Counseling for a Child Being Bullied

Your child’s been a bit more reserved coming home from school. When you ask how their day was, the replies are becoming shorter and shorter. They’re withdrawing from social situations, not hanging out with their friends like they used to. Maybe they don’t even want to go to school anymore, something they used to look forward to.

What caused this sudden change? While it’s the answer parents hope isn’t true, it’s important to ask: is my child being bullied?

Bullying can take many forms. It may be physical, verbal, or psychological, and can happen in person or online. With the presence of social media, bullying can happen at any hour of the day or night.

Unfortunately, as a parent, you can’t prevent the actions of other peers towards your child. What you can do, however, is provide love and support. Here are some tips for how to support your child if  they’re being bullied:

Ask QuestionsAs we know, adolescents and teenagers are not all open books. If you suspect your child is being bullied, begin to ask questions about their friends, social groups and who they’re getting along with. Listen without reacting but take a mental note of responses that raise a red flag. Understanding their perspective is key to best understanding how to proceed.
Affirm and EncourageNo matter what other peers may say, bullying is not your child’s fault. It’s important to constantly remind them of this when they feel guilt or shame. Validate their feelings while reminding them who they are. Use positive affirmation daily and never be shy to tell them that you love them and why.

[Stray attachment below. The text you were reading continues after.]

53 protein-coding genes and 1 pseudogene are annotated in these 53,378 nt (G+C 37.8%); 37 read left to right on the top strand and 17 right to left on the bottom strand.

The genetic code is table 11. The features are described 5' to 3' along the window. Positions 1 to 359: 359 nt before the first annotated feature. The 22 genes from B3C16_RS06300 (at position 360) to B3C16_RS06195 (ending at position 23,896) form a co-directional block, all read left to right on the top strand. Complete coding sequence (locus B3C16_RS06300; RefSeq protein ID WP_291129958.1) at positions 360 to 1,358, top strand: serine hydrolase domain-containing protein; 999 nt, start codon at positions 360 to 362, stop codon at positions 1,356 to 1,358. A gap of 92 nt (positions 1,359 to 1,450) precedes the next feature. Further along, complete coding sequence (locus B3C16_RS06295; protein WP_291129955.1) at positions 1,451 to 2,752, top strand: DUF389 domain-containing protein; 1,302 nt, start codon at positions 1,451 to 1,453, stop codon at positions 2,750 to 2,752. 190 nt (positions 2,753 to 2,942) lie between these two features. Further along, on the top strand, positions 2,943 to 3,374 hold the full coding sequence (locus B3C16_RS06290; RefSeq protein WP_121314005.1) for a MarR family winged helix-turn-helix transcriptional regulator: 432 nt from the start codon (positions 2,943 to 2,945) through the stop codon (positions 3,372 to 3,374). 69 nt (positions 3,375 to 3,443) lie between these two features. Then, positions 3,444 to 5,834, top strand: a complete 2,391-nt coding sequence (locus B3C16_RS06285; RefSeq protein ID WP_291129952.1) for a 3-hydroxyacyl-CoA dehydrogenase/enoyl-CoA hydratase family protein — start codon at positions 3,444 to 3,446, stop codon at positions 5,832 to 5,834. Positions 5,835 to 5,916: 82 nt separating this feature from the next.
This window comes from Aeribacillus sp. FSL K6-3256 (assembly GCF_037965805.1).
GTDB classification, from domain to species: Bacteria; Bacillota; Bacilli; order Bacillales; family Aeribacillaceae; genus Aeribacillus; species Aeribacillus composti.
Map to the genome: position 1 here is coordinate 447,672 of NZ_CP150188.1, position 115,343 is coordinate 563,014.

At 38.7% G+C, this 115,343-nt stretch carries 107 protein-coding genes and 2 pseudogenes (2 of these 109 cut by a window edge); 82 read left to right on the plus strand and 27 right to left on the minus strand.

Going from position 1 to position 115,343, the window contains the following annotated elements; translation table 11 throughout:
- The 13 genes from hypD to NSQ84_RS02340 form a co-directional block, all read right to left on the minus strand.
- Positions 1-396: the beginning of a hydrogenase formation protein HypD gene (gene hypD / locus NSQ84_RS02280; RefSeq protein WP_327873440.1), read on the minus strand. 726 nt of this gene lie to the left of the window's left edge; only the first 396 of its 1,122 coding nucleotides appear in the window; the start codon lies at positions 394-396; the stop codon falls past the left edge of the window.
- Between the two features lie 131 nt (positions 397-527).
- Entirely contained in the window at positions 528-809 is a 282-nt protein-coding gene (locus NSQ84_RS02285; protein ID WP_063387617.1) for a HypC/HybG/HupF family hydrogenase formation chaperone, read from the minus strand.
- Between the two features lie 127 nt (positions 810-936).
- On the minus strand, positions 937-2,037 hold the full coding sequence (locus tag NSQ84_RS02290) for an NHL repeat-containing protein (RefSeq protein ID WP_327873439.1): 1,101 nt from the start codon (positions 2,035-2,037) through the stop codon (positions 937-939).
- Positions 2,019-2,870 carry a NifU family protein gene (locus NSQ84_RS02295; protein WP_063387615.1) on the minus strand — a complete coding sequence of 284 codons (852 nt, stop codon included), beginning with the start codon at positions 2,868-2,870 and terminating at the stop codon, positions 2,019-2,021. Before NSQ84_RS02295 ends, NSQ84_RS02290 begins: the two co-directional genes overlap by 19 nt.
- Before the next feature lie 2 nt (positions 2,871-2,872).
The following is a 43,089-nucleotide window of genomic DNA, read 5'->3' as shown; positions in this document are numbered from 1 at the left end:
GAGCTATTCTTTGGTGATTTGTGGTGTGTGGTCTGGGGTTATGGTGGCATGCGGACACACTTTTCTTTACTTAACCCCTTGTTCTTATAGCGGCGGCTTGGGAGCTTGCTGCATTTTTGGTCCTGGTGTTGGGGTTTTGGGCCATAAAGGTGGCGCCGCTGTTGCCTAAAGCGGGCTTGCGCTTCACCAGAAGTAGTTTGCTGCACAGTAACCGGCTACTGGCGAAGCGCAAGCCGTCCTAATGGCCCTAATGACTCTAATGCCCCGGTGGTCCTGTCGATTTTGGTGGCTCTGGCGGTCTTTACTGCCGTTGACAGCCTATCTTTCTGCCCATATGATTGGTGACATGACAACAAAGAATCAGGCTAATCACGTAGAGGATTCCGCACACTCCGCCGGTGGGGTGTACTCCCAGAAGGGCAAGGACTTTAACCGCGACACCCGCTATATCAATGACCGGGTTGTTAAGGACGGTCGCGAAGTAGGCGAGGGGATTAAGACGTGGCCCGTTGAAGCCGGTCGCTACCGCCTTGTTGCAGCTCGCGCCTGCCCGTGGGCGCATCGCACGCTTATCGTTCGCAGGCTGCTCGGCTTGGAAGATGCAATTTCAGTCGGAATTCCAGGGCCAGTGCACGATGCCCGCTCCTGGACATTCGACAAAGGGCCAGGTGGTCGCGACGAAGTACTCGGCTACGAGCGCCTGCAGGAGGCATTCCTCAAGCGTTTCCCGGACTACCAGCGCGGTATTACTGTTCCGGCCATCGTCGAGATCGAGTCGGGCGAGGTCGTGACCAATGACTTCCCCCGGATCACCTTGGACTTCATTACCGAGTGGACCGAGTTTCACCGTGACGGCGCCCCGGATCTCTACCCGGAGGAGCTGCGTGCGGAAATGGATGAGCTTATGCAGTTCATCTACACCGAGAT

Teach Your Child Coping SkillsUnfortunately, you can’t “fight their battles”. There are, however, tools you can give them on how to respond to a bully, how to stand up for themselves and to find confidence. Some of these tricks can include: writing a list of responses to bullies together, role-play “what if” scenarios and promoting positive body language.
Set Screen Time LimitsSetting limits on your child’s screen time will guarantee them allotted time free from the threat of bullying. Explain to your child why you’re setting these limits and invite them to create the parameters with you. This will invite them to actively engage in standing against the bullying they’re experiencing.
Advocate for Your ChildBe sure to continually monitor the situation. If the situation becomes dangerous or too much for your child, report inappropriate behavior to the school. Have conversations with the parents of the bullies. While this is an opportunity for your child to grow, your first job is to protect them at whatever the cost.
Be a Safe Space
This is the most important support you can provide to your child. Suddenly, school, social media, friends, are all unsafe spaces for them. You have the opportunity to make your home a place they feel safe and loved. Be intentional about spending time with your child, listening to what they’re experiencing and validating their emotions.

If you have any additional questions or concerns about the bullying your child is experiencing, please reach out to a member of our team. Decade2Connect is here to support you and your family.

Our Intensive Outpatient Program is in-network with United!